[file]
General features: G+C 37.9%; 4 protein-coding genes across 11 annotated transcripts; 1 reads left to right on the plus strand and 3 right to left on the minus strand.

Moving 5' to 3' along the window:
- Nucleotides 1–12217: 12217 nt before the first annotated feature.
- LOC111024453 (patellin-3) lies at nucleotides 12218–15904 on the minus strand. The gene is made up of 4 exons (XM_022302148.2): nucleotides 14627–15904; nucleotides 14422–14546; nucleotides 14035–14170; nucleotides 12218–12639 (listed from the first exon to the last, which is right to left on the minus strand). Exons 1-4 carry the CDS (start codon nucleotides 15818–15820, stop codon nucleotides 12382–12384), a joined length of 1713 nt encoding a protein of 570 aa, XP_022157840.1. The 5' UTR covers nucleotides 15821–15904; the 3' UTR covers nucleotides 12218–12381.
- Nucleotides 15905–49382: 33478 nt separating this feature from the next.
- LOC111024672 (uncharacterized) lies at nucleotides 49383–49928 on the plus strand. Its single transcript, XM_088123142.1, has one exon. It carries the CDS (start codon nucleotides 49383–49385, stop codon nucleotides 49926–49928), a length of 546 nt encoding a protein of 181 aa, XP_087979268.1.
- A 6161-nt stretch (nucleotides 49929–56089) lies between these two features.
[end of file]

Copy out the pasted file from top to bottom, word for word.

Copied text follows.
General features: G+C 37.9%; 4 protein-coding genes across 11 annotated transcripts; 1 reads left to right on the plus strand and 3 right to left on the minus strand.

Moving 5' to 3' along the window:
- Nucleotides 1–12217: 12217 nt before the first annotated feature.
- LOC111024453 (patellin-3) lies at nucleotides 12218–15904 on the minus strand. The gene is made up of 4 exons (XM_022302148.2): nucleotides 14627–15904; nucleotides 14422–14546; nucleotides 14035–14170; nucleotides 12218–12639 (listed from the first exon to the last, which is right to left on the minus strand). Exons 1-4 carry the CDS (start codon nucleotides 15818–15820, stop codon nucleotides 12382–12384), a joined length of 1713 nt encoding a protein of 570 aa, XP_022157840.1. The 5' UTR covers nucleotides 15821–15904; the 3' UTR covers nucleotides 12218–12381.
- Nucleotides 15905–49382: 33478 nt separating this feature from the next.
- LOC111024672 (uncharacterized) lies at nucleotides 49383–49928 on the plus strand. Its single transcript, XM_088123142.1, has one exon. It carries the CDS (start codon nucleotides 49383–49385, stop codon nucleotides 49926–49928), a length of 546 nt encoding a protein of 181 aa, XP_087979268.1.
- A 6161-nt stretch (nucleotides 49929–56089) lies between these two features.